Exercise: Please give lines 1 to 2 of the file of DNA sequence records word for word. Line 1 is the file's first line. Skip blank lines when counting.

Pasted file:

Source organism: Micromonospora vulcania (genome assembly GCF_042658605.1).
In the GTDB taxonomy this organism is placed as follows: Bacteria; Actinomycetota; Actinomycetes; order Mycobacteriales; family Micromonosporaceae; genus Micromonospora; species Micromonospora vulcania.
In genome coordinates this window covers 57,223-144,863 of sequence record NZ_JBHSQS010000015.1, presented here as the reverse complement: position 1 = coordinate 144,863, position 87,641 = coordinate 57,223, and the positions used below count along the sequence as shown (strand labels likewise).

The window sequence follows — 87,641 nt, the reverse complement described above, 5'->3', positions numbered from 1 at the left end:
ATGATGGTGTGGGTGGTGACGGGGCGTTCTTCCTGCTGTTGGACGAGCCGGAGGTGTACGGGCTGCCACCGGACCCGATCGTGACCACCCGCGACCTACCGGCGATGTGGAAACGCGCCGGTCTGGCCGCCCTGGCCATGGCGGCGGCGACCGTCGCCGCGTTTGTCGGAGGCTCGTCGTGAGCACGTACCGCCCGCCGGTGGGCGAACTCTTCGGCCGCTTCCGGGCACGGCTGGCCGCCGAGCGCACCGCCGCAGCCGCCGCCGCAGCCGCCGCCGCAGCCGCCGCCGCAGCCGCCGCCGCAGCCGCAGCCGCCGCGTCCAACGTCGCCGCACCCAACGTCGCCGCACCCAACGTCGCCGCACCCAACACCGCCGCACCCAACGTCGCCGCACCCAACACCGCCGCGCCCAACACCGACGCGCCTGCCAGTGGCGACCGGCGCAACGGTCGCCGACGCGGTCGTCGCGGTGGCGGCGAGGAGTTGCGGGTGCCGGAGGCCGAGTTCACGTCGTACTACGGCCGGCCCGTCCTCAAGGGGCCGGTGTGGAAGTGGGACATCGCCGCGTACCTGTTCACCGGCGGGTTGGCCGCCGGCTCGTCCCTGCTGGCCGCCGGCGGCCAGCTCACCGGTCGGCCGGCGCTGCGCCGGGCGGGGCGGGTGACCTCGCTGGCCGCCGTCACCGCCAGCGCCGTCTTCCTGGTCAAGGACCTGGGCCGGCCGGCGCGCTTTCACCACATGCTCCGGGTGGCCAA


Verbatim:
Source organism: Micromonospora vulcania (genome assembly GCF_042658605.1).
In the GTDB taxonomy this organism is placed as follows: Bacteria; Actinomycetota; Actinomycetes; order Mycobacteriales; family Micromonosporaceae; genus Micromonospora; species Micromonospora vulcania.